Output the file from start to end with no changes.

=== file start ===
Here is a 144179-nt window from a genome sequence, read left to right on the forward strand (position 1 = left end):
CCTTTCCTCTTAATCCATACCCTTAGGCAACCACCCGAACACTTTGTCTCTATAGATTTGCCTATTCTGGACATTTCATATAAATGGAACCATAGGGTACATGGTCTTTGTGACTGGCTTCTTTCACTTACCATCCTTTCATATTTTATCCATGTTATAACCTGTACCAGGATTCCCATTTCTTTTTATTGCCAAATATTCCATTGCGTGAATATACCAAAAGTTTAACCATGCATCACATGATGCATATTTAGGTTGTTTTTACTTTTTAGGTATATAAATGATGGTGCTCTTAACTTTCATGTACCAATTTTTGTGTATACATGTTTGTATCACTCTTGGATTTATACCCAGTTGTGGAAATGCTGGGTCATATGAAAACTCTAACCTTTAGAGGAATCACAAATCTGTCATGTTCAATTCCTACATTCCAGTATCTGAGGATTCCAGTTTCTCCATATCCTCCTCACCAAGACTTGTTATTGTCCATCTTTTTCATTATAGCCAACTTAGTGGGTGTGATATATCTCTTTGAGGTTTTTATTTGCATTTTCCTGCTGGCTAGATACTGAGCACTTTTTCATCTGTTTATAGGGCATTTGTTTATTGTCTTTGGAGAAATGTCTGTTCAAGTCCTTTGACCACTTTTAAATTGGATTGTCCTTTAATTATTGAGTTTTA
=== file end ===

Here is a 144179-nt window from a genome sequence, read left to right on the forward strand (position 1 = left end):
CCTTTCCTCTTAATCCATACCCTTAGGCAACCACCCGAACACTTTGTCTCTATAGATTTGCCTATTCTGGACATTTCATATAAATGGAACCATAGGGTACATGGTCTTTGTGACTGGCTTCTTTCACTTACCATCCTTTCATATTTTATCCATGTTATAACCTGTACCAGGATTCCCATTTCTTTTTATTGCCAAATATTCCATTGCGTGAATATACCAAAAGTTTAACCATGCATCACATGATGCATATTTAGGTTGTTTTTACTTTTTAGGTATATAAATGATGGTGCTCTTAACTTTCATGTACCAATTTTTGTGTATACATGTTTGTATCACTCTTGGATTTATACCCAGTTGTGGAAATGCTGGGTCATATGAAAACTCTAACCTTTAGAGGAATCACAAATCTGTCATGTTCAATTCCTACATTCCAGTATCTGAGGATTCCAGTTTCTCCATATCCTCCTCACCAAGACTTGTTATTGTCCATCTTTTTCATTATAGCCAACTTAGTGGGTGTGATATATCTCTTTGAGGTTTTTATTTGCATTTTCCTGCTGGCTAGATACTGAGCACTTTTTCATCTGTTTATAGGGCATTTGTTTATTGTCTTTGGAGAAATGTCTGTTCAAGTCCTTTGACCACTTTTAAATTGGATTGTCCTTTAATTATTGAGTTTTA